Oldham Data Breach Solicitors – Expert Claims Support
If you’ve suffered a data breach that has exposed your data and caused you financial or psychological harm, you may be looking for data breach solicitors in Oldham. While we are not based in Oldham, our data breach solicitors may be able to help you with a compensation claim if an organisation in Oldham has exposed your personal data, causing you harm.
We have put this guide together to give you useful insight and guidance on making claims for compensation for harm caused by a breach of personal data. We answer some common questions about how and when you could make a claim for data breach compensation, including:
- What is a data security breach?
- How often do data breaches occur?
- What are the common causes of GDPR data breaches?
- Can I get compensation for a data breach?
- How much compensation can you get for a breach of GDPR?
- Do I need a specialist solicitor and will my claim go to court?
We also offer insight into the role that the Information Commissioner’s Office (ICO) has when it comes to enforcing data protection regulations in the UK. Further to this, we give you some insight into how we could help you start a No Win No Fee claim for data breach compensation if the unlawful or unauthorised exposure of your personal data has caused you financial or emotional harm.
If you’d like to talk to us about the guidance below, or you’re ready to begin a claim, please call our expert team. You can reach us on 0800 073 8804, through our online form or by using the live chat feature to the bottom-right of this screen.
Select a Section
- An Overview Of Services Provided By Data Breach Solicitors For Oldham
- What Is A Data Security Breach?
- Common Causes Of GDPR Data Breaches
- How Often Do Data Breaches Occur?
- Do I Need A Specialist Solicitor And Will My Claim Go To Court?
- How Are Data Breach Compensation Payouts Calculated?
- Can Data Breach Solicitors For Oldham Work On A No Win No Fee Basis?
- How To Contact An Expert Data Breach Solicitor For Oldham
- Additional Resources
There are many different organisations that may need to process your personal data. Whether you have given your data to a credit card provider, healthcare provider, an educational institute like a school or nursery, or any other organisation, they should take steps to protect it.
The General Data Protection Regulation, or GDPR as it is otherwise known, is a piece of EU legislation that was introduced in 2018. Later in the same year, the UK ratified this into law through the Data Protection Act 2018 (DPA). An updated version of the DPA now sites alongside the UK GDPR, and this is the regime we refer to when we talk about UK data protection.
You might be unsure as to whether you have a valid data breach claim. Or you may be wondering what the best steps are to take if you suspect that an organisation has exposed your personal data. If this is the case, we can help.
Our claims team will be happy to offer you free legal advice about the process of claiming. Furthermore, if your claim is valid, you could be connected with one of our data breach solicitors for Oldham.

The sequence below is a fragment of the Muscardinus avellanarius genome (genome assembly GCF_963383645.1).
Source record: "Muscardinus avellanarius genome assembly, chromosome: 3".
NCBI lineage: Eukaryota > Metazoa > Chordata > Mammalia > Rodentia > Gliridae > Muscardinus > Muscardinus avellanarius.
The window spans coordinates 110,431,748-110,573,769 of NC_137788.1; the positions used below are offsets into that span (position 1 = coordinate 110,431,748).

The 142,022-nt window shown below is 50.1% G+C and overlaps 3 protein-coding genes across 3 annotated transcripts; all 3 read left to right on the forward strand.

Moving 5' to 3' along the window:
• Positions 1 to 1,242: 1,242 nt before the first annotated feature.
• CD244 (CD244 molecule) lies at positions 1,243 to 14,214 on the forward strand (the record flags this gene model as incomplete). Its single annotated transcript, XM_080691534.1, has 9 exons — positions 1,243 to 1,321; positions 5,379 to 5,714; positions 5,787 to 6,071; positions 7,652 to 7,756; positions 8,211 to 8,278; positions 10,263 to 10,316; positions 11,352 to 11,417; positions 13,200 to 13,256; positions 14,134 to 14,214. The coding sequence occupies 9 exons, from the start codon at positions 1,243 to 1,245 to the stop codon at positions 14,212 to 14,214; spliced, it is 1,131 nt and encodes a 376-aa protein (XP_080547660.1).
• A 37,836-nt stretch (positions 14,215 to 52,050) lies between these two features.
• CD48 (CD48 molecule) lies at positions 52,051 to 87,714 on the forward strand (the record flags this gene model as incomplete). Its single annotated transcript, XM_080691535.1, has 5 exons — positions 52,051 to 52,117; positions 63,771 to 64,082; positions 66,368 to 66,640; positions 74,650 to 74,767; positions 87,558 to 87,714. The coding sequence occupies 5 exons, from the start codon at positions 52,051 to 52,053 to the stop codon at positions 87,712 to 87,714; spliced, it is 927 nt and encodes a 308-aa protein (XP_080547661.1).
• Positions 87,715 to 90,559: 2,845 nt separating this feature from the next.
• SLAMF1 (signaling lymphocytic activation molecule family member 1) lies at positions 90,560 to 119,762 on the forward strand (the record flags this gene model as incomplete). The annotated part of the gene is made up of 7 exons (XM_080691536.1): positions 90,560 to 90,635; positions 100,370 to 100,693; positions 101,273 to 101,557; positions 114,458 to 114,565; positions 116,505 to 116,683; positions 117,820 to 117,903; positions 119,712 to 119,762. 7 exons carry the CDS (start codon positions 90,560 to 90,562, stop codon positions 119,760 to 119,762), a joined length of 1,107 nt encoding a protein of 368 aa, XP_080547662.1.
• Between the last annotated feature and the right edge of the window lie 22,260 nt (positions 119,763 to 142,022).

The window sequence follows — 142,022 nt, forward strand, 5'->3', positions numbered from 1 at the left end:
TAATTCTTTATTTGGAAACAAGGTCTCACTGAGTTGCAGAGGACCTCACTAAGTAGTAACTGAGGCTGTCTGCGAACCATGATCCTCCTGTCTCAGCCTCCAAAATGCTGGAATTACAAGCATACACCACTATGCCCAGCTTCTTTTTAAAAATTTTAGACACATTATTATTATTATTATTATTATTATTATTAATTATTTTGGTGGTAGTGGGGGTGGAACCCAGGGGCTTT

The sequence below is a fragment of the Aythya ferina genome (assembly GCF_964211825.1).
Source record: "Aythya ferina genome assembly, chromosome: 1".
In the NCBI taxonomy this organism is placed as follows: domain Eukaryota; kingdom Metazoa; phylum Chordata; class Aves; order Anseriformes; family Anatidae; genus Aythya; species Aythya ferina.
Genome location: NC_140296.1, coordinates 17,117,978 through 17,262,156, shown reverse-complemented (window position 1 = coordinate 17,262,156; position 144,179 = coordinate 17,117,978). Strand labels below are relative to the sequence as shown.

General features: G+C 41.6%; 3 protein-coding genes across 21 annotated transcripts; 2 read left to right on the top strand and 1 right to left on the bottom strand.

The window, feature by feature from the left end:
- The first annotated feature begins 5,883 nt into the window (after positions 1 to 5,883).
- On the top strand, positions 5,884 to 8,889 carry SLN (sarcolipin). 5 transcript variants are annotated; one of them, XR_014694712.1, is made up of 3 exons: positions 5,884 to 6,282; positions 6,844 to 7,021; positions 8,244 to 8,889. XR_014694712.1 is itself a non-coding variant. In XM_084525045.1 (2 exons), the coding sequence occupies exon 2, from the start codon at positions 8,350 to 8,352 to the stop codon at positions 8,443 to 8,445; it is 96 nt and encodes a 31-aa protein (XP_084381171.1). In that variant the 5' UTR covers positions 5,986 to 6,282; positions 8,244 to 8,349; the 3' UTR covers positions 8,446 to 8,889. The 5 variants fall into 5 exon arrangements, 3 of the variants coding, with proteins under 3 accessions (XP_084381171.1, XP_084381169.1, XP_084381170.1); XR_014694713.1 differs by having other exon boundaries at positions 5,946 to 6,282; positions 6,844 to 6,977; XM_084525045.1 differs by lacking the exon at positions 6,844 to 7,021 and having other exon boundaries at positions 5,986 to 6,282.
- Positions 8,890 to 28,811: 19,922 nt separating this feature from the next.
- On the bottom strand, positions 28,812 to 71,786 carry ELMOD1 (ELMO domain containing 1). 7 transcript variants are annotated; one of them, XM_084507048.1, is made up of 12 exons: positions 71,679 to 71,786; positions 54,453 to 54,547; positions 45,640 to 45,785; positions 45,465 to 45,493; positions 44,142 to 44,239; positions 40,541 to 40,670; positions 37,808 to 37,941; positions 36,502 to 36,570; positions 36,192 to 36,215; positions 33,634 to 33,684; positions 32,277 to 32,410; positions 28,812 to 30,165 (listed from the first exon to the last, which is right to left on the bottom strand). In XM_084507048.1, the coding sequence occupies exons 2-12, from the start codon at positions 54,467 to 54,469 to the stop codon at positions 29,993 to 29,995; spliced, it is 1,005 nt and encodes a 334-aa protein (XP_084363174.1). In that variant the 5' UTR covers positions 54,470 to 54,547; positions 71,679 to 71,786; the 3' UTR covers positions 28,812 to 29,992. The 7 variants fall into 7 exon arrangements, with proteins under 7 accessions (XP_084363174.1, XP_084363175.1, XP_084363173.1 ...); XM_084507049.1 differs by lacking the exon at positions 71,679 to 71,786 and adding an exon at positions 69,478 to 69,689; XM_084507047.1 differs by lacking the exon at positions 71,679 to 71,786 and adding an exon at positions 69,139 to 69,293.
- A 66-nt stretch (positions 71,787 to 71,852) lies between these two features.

The Information Commissioner’s Office (ICO), which enforces data protection legislation in the UK, provides a definition of what a data breach is. They’re breaches of security resulting in accidental or unlawful destruction, alteration, loss, unauthorised access to or disclosure of personal data.
Personal data is classed as any information that can be used to identify an individual. This can either be information that can be used to identify you alone or when combined with other information.
Data breaches could be accidental, or they could relate to a malicious attack. However, in order for you to claim compensation, you need to show that the organisation that was responsible for processing your data failed to protect it. If they did all they could to keep your data safe and a breach occurred anyway, you would be unlikely to be able to claim.
You may think that UK GDPR data breaches occur as the result of malicious attacks. However, there are a number of potential causes of UK GDPR data breaches that could relate to human error.
Examples could include:
- An organisation failing to correctly dispose of hardware or paperwork containing personal data.
- Failing to blind carbon copy (BCC) recipients of an e-mail could expose their e-mail addresses to each other.
- An organisation sends personal data to the wrong person via e-mail, letter or fax.
- An organisation failing to properly redact personal data when sending information to a third party.
This represents only a few examples of the potential causes of data breaches. Data breach solicitors for Oldham could help with other incidents.
Remember, you would need to be able to evidence that failings on the part of the organisation that exposed your data led to the breach that caused you harm. If you would like us to check your eligibility, we would be happy to do so; simply get in touch today.
From the first quarter of 2019/20 to the second quarter of 2021/22, the number of data breaches per quarter has dropped from 3091 to 2431, according to the ICO. However, this still represents a large number of people who could have had their data exposed.
The majority of such reports relate to non-cyber security incidents. There were 2,518 non-cyber security incident reports, compared to 573 instances of cyber security incidents.
If the positive wrongful conduct of a bank, police force or other organisation has exposed your data, causing you harm, we could assess your case to see if one of our data breach solicitors for Oldham could help you. Simply get in touch today for a no-obligation valuation of your claim.
If an organisation has exposed your personal data in a way that threatens your rights and freedoms, then they should tell you about this. They should do so without undue delay.